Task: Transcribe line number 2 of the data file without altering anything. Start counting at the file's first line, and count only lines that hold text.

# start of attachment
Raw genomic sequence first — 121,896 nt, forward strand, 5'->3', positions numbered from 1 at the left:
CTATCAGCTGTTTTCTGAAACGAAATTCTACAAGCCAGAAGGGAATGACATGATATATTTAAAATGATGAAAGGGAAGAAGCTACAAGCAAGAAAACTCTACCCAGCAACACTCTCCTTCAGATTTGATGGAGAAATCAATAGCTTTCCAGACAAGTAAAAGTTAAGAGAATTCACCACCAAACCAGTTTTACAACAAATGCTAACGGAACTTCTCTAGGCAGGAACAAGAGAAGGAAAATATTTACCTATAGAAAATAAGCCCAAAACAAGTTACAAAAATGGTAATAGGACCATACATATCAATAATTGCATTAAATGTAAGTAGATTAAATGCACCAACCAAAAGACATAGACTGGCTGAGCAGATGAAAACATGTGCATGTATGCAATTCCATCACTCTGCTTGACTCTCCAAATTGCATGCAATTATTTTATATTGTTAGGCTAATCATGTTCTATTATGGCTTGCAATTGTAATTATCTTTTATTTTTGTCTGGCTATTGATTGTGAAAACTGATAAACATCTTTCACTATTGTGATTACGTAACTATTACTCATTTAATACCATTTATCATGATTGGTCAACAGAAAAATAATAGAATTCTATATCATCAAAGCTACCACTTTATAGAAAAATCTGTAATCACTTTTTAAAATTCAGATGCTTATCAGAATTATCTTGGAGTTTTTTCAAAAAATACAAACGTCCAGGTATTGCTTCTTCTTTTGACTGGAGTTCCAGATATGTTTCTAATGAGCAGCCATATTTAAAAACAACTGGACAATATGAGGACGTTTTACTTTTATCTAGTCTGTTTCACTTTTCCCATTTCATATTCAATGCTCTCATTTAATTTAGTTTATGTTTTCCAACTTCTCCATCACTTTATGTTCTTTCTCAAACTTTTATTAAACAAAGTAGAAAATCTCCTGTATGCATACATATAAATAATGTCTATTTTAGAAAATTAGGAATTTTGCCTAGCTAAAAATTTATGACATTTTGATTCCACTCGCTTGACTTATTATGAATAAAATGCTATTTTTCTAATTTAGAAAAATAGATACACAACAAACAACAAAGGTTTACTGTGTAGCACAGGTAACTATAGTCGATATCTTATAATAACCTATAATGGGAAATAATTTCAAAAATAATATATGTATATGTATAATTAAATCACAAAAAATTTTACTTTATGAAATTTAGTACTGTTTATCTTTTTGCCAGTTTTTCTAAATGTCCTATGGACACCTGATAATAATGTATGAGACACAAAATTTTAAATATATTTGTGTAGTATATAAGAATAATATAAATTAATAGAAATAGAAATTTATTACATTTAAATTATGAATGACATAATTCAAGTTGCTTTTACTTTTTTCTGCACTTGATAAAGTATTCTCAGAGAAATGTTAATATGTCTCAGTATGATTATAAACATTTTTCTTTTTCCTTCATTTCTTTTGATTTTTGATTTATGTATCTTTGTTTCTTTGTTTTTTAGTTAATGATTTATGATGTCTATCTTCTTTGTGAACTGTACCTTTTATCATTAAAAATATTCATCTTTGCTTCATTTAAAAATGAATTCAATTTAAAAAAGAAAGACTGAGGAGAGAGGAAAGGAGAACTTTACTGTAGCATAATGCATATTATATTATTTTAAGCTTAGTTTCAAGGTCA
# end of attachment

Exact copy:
CTATCAGCTGTTTTCTGAAACGAAATTCTACAAGCCAGAAGGGAATGACATGATATATTTAAAATGATGAAAGGGAAGAAGCTACAAGCAAGAAAACTCTACCCAGCAACACTCTCCTTCAGATTTGATGGAGAAATCAATAGCTTTCCAGACAAGTAAAAGTTAAGAGAATTCACCACCAAACCAGTTTTACAACAAATGCTAACGGAACTTCTCTAGGCAGGAACAAGAGAAGGAAAATATTTACCTATAGAAAATAAGCCCAAAACAAGTTACAAAAATGGTAATAGGACCATACATATCAATAATTGCATTAAATGTAAGTAGATTAAATGCACCAACCAAAAGACATAGACTGGCTGAGCAGATGAAAACATGTGCATGTATGCAATTCCATCACTCTGCTTGACTCTCCAAATTGCATGCAATTATTTTATATTGTTAGGCTAATCATGTTCTATTATGGCTTGCAATTGTAATTATCTTTTATTTTTGTCTGGCTATTGATTGTGAAAACTGATAAACATCTTTCACTATTGTGATTACGTAACTATTACTCATTTAATACCATTTATCATGATTGGTCAACAGAAAAATAATAGAATTCTATATCATCAAAGCTACCACTTTATAGAAAAATCTGTAATCACTTTTTAAAATTCAGATGCTTATCAGAATTATCTTGGAGTTTTTTCAAAAAATACAAACGTCCAGGTATTGCTTCTTCTTTTGACTGGAGTTCCAGATATGTTTCTAATGAGCAGCCATATTTAAAAACAACTGGACAATATGAGGACGTTTTACTTTTATCTAGTCTGTTTCACTTTTCCCATTTCATATTCAATGCTCTCATTTAATTTAGTTTATGTTTTCCAACTTCTCCATCACTTTATGTTCTTTCTCAAACTTTTATTAAACAAAGTAGAAAATCTCCTGTATGCATACATATAAATAATGTCTATTTTAGAAAATTAGGAATTTTGCCTAGCTAAAAATTTATGACATTTTGATTCCACTCGCTTGACTTATTATGAATAAAATGCTATTTTTCTAATTTAGAAAAATAGATACACAACAAACAACAAAGGTTTACTGTGTAGCACAGGTAACTATAGTCGATATCTTATAATAACCTATAATGGGAAATAATTTCAAAAATAATATATGTATATGTATAATTAAATCACAAAAAATTTTACTTTATGAAATTTAGTACTGTTTATCTTTTTGCCAGTTTTTCTAAATGTCCTATGGACACCTGATAATAATGTATGAGACACAAAATTTTAAATATATTTGTGTAGTATATAAGAATAATATAAATTAATAGAAATAGAAATTTATTACATTTAAATTATGAATGACATAATTCAAGTTGCTTTTACTTTTTTCTGCACTTGATAAAGTATTCTCAGAGAAATGTTAATATGTCTCAGTATGATTATAAACATTTTTCTTTTTCCTTCATTTCTTTTGATTTTTGATTTATGTATCTTTGTTTCTTTGTTTTTTAGTTAATGATTTATGATGTCTATCTTCTTTGTGAACTGTACCTTTTATCATTAAAAATATTCATCTTTGCTTCATTTAAAAATGAATTCAATTTAAAAAAGAAAGACTGAGGAGAGAGGAAAGGAGAACTTTACTGTAGCATAATGCATATTATATTATTTTAAGCTTAGTTTCAAGGTCA